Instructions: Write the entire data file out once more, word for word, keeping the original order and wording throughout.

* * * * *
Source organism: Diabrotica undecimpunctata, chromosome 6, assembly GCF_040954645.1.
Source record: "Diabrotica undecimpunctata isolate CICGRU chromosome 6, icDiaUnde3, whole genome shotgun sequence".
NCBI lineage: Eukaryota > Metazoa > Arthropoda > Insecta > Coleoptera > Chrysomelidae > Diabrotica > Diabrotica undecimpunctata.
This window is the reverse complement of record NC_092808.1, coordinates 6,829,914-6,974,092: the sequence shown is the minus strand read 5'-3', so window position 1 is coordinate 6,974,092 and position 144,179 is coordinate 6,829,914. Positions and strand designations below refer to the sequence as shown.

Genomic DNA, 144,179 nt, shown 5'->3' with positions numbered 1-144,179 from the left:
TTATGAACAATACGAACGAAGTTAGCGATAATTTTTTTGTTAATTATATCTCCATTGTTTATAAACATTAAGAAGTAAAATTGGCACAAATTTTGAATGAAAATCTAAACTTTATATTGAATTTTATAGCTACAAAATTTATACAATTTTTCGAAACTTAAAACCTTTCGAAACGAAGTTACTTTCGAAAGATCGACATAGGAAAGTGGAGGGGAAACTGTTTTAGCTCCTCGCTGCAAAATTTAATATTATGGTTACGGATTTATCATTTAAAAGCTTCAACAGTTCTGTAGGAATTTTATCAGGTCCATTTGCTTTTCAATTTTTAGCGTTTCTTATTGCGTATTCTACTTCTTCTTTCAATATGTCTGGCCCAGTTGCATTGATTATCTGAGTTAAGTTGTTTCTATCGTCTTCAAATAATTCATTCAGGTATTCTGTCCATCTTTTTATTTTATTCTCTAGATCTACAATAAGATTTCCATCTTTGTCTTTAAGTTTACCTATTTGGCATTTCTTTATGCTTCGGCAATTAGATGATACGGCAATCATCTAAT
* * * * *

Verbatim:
Source organism: Diabrotica undecimpunctata, chromosome 6, assembly GCF_040954645.1.
Source record: "Diabrotica undecimpunctata isolate CICGRU chromosome 6, icDiaUnde3, whole genome shotgun sequence".
NCBI lineage: Eukaryota > Metazoa > Arthropoda > Insecta > Coleoptera > Chrysomelidae > Diabrotica > Diabrotica undecimpunctata.
This window is the reverse complement of record NC_092808.1, coordinates 6,829,914-6,974,092: the sequence shown is the minus strand read 5'-3', so window position 1 is coordinate 6,974,092 and position 144,179 is coordinate 6,829,914. Positions and strand designations below refer to the sequence as shown.

Genomic DNA, 144,179 nt, shown 5'->3' with positions numbered 1-144,179 from the left:
TTATGAACAATACGAACGAAGTTAGCGATAATTTTTTTGTTAATTATATCTCCATTGTTTATAAACATTAAGAAGTAAAATTGGCACAAATTTTGAATGAAAATCTAAACTTTATATTGAATTTTATAGCTACAAAATTTATACAATTTTTCGAAACTTAAAACCTTTCGAAACGAAGTTACTTTCGAAAGATCGACATAGGAAAGTGGAGGGGAAACTGTTTTAGCTCCTCGCTGCAAAATTTAATATTATGGTTACGGATTTATCATTTAAAAGCTTCAACAGTTCTGTAGGAATTTTATCAGGTCCATTTGCTTTTCAATTTTTAGCGTTTCTTATTGCGTATTCTACTTCTTCTTTCAATATGTCTGGCCCAGTTGCATTGATTATCTGAGTTAAGTTGTTTCTATCGTCTTCAAATAATTCATTCAGGTATTCTGTCCATCTTTTTATTTTATTCTCTAGATCTACAATAAGATTTCCATCTTTGTCTTTAAGTTTACCTATTTGGCATTTCTTTATGCTTCGGCAATTAGATGATACGGCAATCATCTAAT